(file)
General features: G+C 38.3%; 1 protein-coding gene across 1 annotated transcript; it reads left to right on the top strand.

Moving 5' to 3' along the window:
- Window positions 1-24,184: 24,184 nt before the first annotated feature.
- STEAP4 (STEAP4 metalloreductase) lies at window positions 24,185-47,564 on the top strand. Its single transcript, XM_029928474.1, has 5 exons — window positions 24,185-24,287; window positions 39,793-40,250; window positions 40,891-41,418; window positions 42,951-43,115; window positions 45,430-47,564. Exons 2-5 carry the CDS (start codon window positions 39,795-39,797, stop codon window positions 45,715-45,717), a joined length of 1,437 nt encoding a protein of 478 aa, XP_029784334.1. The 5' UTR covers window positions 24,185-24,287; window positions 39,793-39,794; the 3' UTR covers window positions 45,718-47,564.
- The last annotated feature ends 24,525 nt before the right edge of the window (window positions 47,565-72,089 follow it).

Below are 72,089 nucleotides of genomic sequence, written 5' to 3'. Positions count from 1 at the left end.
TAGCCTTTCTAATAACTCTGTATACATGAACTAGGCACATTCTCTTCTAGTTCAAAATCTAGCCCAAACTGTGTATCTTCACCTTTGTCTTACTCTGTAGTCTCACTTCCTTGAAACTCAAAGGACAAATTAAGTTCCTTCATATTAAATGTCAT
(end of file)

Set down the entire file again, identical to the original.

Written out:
General features: G+C 38.3%; 1 protein-coding gene across 1 annotated transcript; it reads left to right on the top strand.

Moving 5' to 3' along the window:
- Window positions 1-24,184: 24,184 nt before the first annotated feature.
- STEAP4 (STEAP4 metalloreductase) lies at window positions 24,185-47,564 on the top strand. Its single transcript, XM_029928474.1, has 5 exons — window positions 24,185-24,287; window positions 39,793-40,250; window positions 40,891-41,418; window positions 42,951-43,115; window positions 45,430-47,564. Exons 2-5 carry the CDS (start codon window positions 39,795-39,797, stop codon window positions 45,715-45,717), a joined length of 1,437 nt encoding a protein of 478 aa, XP_029784334.1. The 5' UTR covers window positions 24,185-24,287; window positions 39,793-39,794; the 3' UTR covers window positions 45,718-47,564.
- The last annotated feature ends 24,525 nt before the right edge of the window (window positions 47,565-72,089 follow it).

Below are 72,089 nucleotides of genomic sequence, written 5' to 3'. Positions count from 1 at the left end.
TAGCCTTTCTAATAACTCTGTATACATGAACTAGGCACATTCTCTTCTAGTTCAAAATCTAGCCCAAACTGTGTATCTTCACCTTTGTCTTACTCTGTAGTCTCACTTCCTTGAAACTCAAAGGACAAATTAAGTTCCTTCATATTAAATGTCAT